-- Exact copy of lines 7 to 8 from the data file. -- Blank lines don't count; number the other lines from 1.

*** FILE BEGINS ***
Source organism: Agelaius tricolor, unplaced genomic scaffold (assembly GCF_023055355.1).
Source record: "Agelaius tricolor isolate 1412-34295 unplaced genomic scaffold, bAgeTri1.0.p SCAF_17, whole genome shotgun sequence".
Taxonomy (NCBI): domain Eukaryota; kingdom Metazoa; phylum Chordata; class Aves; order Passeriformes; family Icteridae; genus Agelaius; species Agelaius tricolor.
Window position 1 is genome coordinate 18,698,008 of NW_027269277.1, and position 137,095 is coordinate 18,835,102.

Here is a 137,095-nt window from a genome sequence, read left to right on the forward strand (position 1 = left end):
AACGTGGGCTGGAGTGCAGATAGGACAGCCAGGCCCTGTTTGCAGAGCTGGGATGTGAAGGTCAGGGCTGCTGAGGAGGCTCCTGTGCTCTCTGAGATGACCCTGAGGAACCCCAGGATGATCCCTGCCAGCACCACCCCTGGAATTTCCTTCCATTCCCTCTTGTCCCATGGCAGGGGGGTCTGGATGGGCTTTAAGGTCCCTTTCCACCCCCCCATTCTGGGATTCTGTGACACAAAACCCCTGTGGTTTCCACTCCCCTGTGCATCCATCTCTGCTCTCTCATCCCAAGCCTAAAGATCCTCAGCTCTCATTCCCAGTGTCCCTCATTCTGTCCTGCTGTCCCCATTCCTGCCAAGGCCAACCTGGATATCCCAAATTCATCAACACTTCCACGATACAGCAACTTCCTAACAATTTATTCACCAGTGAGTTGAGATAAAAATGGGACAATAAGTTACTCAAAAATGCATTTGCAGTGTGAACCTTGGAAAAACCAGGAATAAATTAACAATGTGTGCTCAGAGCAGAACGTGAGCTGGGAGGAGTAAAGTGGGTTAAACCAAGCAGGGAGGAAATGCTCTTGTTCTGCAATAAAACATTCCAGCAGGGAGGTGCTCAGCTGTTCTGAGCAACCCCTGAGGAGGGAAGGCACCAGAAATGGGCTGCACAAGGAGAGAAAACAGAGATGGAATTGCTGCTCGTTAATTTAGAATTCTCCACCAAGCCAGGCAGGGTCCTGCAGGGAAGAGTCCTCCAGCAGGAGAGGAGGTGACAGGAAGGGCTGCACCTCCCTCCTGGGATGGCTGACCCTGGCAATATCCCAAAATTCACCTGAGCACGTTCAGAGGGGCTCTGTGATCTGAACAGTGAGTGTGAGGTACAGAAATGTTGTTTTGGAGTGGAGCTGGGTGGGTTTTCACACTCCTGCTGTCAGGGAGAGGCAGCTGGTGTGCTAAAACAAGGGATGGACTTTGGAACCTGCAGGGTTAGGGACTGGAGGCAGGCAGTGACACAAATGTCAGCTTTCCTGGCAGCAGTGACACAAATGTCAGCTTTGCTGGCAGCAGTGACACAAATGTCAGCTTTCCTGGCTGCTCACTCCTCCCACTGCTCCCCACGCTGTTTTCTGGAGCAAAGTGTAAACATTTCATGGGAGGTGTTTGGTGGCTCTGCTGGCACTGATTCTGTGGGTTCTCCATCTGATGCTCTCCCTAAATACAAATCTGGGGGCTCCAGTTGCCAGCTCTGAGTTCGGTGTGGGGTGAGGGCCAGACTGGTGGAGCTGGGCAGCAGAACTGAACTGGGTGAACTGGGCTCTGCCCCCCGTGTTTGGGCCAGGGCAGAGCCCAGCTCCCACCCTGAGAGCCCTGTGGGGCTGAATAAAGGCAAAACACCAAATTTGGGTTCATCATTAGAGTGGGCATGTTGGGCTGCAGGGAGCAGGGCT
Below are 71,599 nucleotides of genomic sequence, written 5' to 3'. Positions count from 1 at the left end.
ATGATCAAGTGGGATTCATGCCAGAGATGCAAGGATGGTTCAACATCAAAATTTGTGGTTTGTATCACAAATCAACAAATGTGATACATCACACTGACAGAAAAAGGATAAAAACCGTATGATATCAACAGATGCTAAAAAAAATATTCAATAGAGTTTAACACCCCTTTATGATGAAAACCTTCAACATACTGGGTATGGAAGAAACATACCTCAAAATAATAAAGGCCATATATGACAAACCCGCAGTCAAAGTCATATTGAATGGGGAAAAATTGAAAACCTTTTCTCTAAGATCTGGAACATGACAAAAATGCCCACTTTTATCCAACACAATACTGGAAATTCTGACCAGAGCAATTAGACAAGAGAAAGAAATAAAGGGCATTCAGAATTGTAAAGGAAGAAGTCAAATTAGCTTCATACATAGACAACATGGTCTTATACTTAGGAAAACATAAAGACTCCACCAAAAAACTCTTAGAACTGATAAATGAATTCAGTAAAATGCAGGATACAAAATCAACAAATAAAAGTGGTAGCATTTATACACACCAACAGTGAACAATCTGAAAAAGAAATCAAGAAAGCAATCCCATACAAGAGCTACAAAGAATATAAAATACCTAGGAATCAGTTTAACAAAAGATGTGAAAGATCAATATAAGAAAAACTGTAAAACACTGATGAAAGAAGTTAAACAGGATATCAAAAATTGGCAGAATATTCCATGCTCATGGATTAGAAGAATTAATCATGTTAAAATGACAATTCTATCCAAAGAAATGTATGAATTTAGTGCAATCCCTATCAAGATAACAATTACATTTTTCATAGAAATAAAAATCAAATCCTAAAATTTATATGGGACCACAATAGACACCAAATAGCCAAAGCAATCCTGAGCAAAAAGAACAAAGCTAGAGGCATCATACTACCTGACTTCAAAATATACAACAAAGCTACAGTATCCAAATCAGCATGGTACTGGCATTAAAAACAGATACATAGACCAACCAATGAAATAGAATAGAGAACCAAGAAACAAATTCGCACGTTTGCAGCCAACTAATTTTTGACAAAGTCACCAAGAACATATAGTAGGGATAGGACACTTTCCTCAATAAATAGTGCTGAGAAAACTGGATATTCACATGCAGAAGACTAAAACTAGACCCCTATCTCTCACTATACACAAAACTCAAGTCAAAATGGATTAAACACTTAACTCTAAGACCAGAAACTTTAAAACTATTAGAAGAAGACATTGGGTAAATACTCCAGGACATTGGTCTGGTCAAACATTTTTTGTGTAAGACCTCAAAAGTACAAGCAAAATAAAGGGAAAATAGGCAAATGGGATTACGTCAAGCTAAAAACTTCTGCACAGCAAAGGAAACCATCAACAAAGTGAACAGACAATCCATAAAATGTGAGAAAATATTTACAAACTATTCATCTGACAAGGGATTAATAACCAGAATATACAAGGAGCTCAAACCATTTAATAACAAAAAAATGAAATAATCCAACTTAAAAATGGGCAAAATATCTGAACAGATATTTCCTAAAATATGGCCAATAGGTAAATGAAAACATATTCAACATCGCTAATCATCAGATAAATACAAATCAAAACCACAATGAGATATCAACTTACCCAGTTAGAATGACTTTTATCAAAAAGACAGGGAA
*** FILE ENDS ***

Below are 71,599 nucleotides of genomic sequence, written 5' to 3'. Positions count from 1 at the left end.
ATGATCAAGTGGGATTCATGCCAGAGATGCAAGGATGGTTCAACATCAAAATTTGTGGTTTGTATCACAAATCAACAAATGTGATACATCACACTGACAGAAAAAGGATAAAAACCGTATGATATCAACAGATGCTAAAAAAAATATTCAATAGAGTTTAACACCCCTTTATGATGAAAACCTTCAACATACTGGGTATGGAAGAAACATACCTCAAAATAATAAAGGCCATATATGACAAACCCGCAGTCAAAGTCATATTGAATGGGGAAAAATTGAAAACCTTTTCTCTAAGATCTGGAACATGACAAAAATGCCCACTTTTATCCAACACAATACTGGAAATTCTGACCAGAGCAATTAGACAAGAGAAAGAAATAAAGGGCATTCAGAATTGTAAAGGAAGAAGTCAAATTAGCTTCATACATAGACAACATGGTCTTATACTTAGGAAAACATAAAGACTCCACCAAAAAACTCTTAGAACTGATAAATGAATTCAGTAAAATGCAGGATACAAAATCAACAAATAAAAGTGGTAGCATTTATACACACCAACAGTGAACAATCTGAAAAAGAAATCAAGAAAGCAATCCCATACAAGAGCTACAAAGAATATAAAATACCTAGGAATCAGTTTAACAAAAGATGTGAAAGATCAATATAAGAAAAACTGTAAAACACTGATGAAAGAAGTTAAACAGGATATCAAAAATTGGCAGAATATTCCATGCTCATGGATTAGAAGAATTAATCATGTTAAAATGACAATTCTATCCAAAGAAATGTATGAATTTAGTGCAATCCCTATCAAGATAACAATTACATTTTTCATAGAAATAAAAATCAAATCCTAAAATTTATATGGGACCACAATAGACACCAAATAGCCAAAGCAATCCTGAGCAAAAAGAACAAAGCTAGAGGCATCATACTACCTGACTTCAAAATATACAACAAAGCTACAGTATCCAAATCAGCATGGTACTGGCATTAAAAACAGATACATAGACCAACCAATGAAATAGAATAGAGAACCAAGAAACAAATTCGCACGTTTGCAGCCAACTAATTTTTGACAAAGTCACCAAGAACATATAGTAGGGATAGGACACTTTCCTCAATAAATAGTGCTGAGAAAACTGGATATTCACATGCAGAAGACTAAAACTAGACCCCTATCTCTCACTATACACAAAACTCAAGTCAAAATGGATTAAACACTTAACTCTAAGACCAGAAACTTTAAAACTATTAGAAGAAGACATTGGGTAAATACTCCAGGACATTGGTCTGGTCAAACATTTTTTGTGTAAGACCTCAAAAGTACAAGCAAAATAAAGGGAAAATAGGCAAATGGGATTACGTCAAGCTAAAAACTTCTGCACAGCAAAGGAAACCATCAACAAAGTGAACAGACAATCCATAAAATGTGAGAAAATATTTACAAACTATTCATCTGACAAGGGATTAATAACCAGAATATACAAGGAGCTCAAACCATTTAATAACAAAAAAATGAAATAATCCAACTTAAAAATGGGCAAAATATCTGAACAGATATTTCCTAAAATATGGCCAATAGGTAAATGAAAACATATTCAACATCGCTAATCATCAGATAAATACAAATCAAAACCACAATGAGATATCAACTTACCCAGTTAGAATGACTTTTATCAAAAAGACAGGGAA